Sunday, 20 April 2008


“The position of the artist if humble. He is essentially a channel.” - Piet Mondrian

Piet Mondrian
 (1872-1944) was a Dutch neoplasticist painter who began his artist career painting landscapes, but soon moved to more abstract styles. After spending time in Paris before World War I, where he was influenced by cubism, he began to develop his own style of pure abstraction. His style, which he called neoplasticism, avoided both the reproduction of real objects or even filtered perceptions of real objects (as in impressionism). He refined his neoplastistic style during the 1920's, producing the abstractions with black lines and red, blue and yellow blocks for which he is best known.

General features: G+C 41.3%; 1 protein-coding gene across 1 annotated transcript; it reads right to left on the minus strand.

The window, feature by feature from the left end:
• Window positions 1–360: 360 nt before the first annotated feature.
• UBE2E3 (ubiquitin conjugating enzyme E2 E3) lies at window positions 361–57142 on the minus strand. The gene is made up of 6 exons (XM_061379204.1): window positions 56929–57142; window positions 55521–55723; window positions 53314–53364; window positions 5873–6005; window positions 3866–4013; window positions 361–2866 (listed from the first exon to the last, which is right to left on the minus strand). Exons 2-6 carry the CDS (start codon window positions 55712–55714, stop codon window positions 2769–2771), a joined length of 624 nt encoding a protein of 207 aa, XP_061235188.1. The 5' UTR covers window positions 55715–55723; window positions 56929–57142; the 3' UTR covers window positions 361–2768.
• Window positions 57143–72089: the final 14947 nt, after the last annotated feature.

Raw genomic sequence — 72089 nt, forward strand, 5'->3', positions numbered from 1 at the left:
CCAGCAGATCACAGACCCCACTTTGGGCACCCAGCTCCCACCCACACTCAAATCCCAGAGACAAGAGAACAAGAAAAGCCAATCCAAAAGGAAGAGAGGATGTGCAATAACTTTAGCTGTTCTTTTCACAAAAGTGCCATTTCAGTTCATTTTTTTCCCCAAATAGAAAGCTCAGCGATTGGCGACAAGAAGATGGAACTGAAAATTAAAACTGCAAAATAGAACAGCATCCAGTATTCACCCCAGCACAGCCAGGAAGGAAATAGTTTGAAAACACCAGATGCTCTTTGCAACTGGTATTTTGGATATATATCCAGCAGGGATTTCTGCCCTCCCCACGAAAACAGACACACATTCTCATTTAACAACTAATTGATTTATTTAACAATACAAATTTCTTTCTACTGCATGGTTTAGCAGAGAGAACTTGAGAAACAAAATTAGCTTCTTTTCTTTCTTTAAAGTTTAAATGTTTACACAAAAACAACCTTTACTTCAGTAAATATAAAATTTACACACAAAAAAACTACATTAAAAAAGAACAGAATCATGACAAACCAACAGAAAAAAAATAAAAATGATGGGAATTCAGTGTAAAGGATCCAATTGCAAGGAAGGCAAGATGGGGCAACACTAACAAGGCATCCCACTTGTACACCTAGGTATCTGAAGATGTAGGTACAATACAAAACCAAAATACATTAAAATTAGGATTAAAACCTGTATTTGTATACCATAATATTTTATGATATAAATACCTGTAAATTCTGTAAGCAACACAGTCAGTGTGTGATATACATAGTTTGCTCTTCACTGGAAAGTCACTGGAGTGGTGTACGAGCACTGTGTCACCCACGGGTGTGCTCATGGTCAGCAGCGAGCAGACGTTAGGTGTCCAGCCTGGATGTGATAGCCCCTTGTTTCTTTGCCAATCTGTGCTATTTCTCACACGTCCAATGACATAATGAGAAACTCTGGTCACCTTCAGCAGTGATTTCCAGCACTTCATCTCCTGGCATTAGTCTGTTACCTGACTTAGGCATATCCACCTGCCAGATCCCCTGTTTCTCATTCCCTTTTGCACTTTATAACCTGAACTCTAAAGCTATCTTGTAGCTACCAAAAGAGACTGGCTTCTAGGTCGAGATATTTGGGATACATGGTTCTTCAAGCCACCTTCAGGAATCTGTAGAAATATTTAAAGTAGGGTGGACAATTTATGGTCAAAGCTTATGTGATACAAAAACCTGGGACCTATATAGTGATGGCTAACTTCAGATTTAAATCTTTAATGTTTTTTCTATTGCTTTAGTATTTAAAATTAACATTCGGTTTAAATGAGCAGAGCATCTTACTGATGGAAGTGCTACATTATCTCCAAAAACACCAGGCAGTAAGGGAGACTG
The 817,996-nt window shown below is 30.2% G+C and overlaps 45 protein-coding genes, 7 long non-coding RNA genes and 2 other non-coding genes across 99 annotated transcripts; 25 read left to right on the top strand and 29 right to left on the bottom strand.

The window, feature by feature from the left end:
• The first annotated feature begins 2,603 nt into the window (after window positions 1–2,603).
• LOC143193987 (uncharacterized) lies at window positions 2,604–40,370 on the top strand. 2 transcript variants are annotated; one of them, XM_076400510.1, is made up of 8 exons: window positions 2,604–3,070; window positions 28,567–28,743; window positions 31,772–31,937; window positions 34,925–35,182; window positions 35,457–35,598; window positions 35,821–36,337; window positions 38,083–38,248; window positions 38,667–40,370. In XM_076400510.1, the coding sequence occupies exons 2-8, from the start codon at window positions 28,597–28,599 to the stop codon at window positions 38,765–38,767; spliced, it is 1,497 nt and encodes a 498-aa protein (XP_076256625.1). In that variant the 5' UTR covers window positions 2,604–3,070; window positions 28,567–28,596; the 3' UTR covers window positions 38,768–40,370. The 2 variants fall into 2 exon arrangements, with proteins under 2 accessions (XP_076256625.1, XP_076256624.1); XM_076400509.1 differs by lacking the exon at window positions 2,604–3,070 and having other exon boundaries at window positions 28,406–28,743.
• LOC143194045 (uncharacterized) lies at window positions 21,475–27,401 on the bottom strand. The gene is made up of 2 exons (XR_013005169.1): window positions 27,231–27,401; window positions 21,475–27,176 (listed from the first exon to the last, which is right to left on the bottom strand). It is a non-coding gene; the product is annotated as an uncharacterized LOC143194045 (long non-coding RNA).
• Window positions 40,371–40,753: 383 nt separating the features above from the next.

Like many European artists and musicians of the early twentieth century, Mondrian left Europe for the United States during World War II and settled in New York, where he remained until his death in 1944. The works from his New York period, including Broadway Boogie Woogie (see above) and Victory Boogie Woogie (which was unfinished when he died) took his geometric abstractions in a different direction.

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